2011 AIA Convention - Mega-Regions

AIA convention log

Mega regions—The World of the Future (GS001)


Thomas Friedman, Foreign Affairs columnist for The New York Times, Author of Hot, Flat and Crowded: Why We Need a Green Revolution—and How It Can Renew America

Session Blurb

If we have one obligation, it is to pass on this country, with its institutions and opportunities, to the next generation so that they have a chance to achieve the American dream and live better lives than we do. The consequences of globalization and a lack of seriousness when it comes to protecting the environment are making this an increasingly complicated task. As mega-regions, networks of cities with shared economies, ecosystems, and transportation systems, continue to expand, the world is becoming an increasingly "flat" place—that is, a place in which American workers are increasingly competing with workers in countries with emerging markets. To remain competitive, Americans must be willing to invest in things like infrastructure, education, immigration, and the environment. By taking ownership of our actions and sacrificing in order to achieve our higher goals, we can ensure our country will be a truly exceptional place to live for generations to come. Thomas Friedman points to solutions that will empower us to do just that, and paints a vivid picture of our future world.



One of the main purposes of any convention keynote presentation is to stir the attendees.  Make them feel enthusiastic about being at the convention.  Get them excited for the overall convention experience.  The keynote by Thomas Friedman did just that.  I found him to be a very dynamic speaker.  He was skilled at painting vivid pictures with his words as he spoke, much in the same way he does when he writes.

I was first introduced to his writing when I read his 2005 book, The World is Flat.  This was a very interesting read about globalization.  I highly recommend it.  His newest book, Hot, Flat and Crowded, was the basis for his talk.  More information about it here.

Sadly, with presentations such as this, the enthusiasm and energy with which this presentation was given cannot be adequately transcribed to a simple blog post.  However, I think there are still some interesting quotes that I can share as I outline his talk.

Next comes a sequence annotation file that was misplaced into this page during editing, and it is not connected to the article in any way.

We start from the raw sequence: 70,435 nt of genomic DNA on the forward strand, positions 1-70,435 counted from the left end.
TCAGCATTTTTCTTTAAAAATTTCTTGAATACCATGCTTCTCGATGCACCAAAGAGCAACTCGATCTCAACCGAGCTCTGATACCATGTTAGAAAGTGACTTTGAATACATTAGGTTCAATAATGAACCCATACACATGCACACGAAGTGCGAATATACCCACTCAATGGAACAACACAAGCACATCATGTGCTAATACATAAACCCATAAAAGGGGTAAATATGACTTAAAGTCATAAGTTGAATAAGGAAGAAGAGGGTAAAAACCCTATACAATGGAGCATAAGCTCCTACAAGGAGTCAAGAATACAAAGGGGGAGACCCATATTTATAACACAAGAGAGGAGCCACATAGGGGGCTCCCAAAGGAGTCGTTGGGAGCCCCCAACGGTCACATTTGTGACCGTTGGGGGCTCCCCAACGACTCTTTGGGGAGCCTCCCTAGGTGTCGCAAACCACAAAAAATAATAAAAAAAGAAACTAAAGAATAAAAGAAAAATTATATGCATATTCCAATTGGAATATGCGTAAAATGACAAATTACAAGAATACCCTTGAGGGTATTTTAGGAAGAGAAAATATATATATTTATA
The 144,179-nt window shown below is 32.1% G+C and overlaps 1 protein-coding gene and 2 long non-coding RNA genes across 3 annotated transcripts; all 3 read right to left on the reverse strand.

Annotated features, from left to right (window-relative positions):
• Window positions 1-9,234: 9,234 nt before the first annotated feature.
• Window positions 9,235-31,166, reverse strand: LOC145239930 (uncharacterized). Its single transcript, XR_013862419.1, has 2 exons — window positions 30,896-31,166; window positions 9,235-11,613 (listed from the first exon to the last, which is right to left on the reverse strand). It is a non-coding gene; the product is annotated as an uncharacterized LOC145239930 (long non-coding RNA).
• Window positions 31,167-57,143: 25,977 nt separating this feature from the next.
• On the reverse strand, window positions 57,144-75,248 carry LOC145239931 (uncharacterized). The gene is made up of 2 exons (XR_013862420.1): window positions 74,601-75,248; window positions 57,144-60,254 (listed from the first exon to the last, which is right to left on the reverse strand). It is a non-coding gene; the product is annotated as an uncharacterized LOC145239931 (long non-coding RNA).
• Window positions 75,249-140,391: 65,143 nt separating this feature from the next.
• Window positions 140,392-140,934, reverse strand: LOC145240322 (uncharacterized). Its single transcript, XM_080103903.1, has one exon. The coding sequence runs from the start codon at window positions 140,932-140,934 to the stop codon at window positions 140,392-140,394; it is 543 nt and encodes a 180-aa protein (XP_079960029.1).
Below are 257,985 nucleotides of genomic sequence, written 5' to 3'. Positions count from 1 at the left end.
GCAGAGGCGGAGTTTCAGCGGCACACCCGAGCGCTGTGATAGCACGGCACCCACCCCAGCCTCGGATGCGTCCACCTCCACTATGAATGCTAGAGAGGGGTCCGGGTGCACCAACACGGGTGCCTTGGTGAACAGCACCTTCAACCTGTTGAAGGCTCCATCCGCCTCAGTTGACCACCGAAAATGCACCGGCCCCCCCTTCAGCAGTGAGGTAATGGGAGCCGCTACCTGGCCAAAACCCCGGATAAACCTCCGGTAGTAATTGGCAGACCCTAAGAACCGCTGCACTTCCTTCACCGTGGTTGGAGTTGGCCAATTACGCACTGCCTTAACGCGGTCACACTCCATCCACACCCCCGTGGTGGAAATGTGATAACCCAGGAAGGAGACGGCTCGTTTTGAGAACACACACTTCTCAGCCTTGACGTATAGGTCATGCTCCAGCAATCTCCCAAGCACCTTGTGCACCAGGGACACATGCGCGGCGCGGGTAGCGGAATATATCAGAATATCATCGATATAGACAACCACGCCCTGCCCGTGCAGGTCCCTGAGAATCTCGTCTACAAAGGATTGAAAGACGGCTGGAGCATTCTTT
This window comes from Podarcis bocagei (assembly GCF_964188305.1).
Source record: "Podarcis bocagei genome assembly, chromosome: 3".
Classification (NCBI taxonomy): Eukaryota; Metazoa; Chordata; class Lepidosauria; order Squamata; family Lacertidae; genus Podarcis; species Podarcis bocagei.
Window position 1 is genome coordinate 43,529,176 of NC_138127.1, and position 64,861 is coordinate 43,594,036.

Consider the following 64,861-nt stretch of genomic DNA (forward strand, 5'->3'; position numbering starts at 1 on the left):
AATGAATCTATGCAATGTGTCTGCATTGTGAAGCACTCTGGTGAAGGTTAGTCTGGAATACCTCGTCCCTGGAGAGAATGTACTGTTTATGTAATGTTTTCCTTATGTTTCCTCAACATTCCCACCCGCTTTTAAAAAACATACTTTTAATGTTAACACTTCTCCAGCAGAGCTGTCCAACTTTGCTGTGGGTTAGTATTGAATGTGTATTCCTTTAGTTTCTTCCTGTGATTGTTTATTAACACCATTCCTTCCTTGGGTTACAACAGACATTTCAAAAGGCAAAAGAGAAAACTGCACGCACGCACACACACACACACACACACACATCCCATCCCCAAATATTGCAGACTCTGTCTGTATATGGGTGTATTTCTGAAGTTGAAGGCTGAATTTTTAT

He started by painting a detailed picture of the current state of affairs in America.  He said that the perception is that America is falling. We are not growing sustainably, both in the market place and the environment. We under price the risk, privatize the gains and socialize the losses in both the market and the environment.  Peoples attitudes are IGB, UBG: do what you want now because either I'll Be Gone or You'll Be Gone.  The difference is situational values versus sustainable values.  Then he set the stage for the next part of the talk by giving his definition of ecology and economy: Mother Nature is biology, chemistry and physics; The Market is a balance of fear and greed.

In the second part, he talked about his book, Hot, Flat and Crowded.  Hot means global warming; Flat means a hyper connected world; Crowded means 8 billion now, 10 billion by 2050.  He outlined 5 issues from this book about our future. 

  1. Energy and Natural resource supply and demand.  Someone invented a new form of measurement called the Americom which is 300 million people living like Americans. In 1953 there were 2.5 Americom. Today there is 8 Americom.  This will grow and strain resources.
  2. Petro politics or Petro dictatorships.  The price of oil is inverse to the freedom of people in the oil producing countries.  This was a very interesting comparison.  Essential, freedom drives down the price of oil.  He had some very compelling data from respectable sources to back this up.  It was very sad.
  3. Climate Change.  Referred to by Joseph Romm as Global Weirding, because of the crazy weather it causes.  We need to buy insurance now against climate change. Nobody buys insurance because they are certain they will need it. They buy insurance because they are uncertain.  Climate change is one of the most uncertain things facing the planet today.
  4. Energy Poverty.  1 in 4 people in the world don't have access to power.  Some of the images shown during this part of the presentation were heartbreaking.  One I remember was an image of about 15 young men in one of the African countries.  They were all in a evenly spaced row, sitting on short round bollards beside a road.  There, they were reading and doing their homework.  The road was at the airport and they went there because that was the only place they had access to light after dark…from the street lamps.
  5. Biodiversity Loss.  This is the new Noah age. We need to save species now. There is no time for later. One species is lost every 20 minutes.

In the last part of his presentation, Mr. Friedman talk about his idea for a solution to all of the issues identified above.  His suggested solution:  Abundant, Cheap, Clean, Reliable Electrons.  We need a green revolution. What we are having is a green party. No one is getting hurt. Have you every seen a revolution where someone doesn't get hurt?  America can be the innovation leader in this area.  We excel at solving systems problems and this is a systems problem.  We need to instill an ecosystem of codes and laws.  There must be a cost for carbon and we must support and scale innovation.

His last comment was “change your leader, not your light bulb”.

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